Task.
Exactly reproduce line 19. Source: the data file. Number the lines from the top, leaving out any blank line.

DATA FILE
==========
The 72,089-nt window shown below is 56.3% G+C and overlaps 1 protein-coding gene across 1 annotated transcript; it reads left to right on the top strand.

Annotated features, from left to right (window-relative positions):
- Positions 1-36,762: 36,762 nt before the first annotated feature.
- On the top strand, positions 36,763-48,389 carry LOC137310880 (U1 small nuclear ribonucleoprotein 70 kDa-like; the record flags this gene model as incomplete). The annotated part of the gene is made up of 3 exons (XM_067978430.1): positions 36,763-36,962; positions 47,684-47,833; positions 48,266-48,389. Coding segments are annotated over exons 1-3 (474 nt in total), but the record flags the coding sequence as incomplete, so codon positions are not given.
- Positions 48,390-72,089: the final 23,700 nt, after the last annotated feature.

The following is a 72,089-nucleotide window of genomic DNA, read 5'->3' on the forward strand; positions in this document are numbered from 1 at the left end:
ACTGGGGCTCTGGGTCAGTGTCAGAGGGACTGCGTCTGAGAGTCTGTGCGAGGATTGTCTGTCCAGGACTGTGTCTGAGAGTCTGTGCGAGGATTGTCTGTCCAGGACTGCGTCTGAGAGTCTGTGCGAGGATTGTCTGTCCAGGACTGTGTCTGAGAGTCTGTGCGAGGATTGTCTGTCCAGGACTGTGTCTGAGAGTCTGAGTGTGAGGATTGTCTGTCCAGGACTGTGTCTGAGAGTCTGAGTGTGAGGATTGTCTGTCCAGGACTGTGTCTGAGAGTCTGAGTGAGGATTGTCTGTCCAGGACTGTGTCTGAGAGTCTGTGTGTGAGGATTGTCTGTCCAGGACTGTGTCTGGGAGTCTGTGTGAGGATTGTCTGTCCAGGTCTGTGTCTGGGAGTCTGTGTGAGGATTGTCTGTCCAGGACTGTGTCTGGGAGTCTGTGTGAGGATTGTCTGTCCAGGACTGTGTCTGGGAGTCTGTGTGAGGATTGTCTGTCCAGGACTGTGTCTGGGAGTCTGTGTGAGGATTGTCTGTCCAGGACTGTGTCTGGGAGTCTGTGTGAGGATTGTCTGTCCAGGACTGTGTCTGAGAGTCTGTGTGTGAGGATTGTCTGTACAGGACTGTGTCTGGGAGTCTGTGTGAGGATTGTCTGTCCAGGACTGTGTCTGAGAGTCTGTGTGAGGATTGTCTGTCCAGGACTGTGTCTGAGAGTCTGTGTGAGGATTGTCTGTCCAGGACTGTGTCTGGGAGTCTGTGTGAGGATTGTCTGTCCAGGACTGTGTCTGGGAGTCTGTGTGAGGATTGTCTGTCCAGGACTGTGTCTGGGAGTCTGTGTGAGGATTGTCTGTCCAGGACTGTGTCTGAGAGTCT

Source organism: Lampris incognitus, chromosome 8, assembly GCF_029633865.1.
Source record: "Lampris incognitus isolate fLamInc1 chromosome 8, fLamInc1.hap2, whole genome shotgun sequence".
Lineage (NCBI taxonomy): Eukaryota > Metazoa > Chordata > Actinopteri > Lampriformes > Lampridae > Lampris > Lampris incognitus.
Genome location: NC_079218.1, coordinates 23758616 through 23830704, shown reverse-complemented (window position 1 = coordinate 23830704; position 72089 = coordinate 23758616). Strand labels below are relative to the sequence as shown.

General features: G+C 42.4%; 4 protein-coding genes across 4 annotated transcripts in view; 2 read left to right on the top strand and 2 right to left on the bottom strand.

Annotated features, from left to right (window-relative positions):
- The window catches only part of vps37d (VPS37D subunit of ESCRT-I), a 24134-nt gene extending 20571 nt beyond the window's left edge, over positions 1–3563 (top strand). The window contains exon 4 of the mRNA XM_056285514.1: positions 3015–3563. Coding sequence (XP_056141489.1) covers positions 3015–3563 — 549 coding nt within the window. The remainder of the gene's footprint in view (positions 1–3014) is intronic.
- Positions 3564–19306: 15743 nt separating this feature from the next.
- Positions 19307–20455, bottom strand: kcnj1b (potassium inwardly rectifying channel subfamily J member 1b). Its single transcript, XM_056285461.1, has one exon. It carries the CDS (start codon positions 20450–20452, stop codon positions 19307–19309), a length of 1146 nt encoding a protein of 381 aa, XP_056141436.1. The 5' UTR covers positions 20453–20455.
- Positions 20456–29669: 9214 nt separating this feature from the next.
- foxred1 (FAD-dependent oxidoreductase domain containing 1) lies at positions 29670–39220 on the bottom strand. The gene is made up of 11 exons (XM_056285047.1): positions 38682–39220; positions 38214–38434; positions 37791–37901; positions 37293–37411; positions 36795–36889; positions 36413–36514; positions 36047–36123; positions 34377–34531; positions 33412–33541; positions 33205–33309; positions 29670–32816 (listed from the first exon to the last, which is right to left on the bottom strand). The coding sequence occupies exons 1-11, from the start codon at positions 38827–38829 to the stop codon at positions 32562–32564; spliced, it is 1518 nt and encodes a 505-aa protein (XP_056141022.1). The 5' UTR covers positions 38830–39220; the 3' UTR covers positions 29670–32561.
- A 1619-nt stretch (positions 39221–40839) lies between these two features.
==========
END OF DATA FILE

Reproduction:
- A 1619-nt stretch (positions 39221–40839) lies between these two features.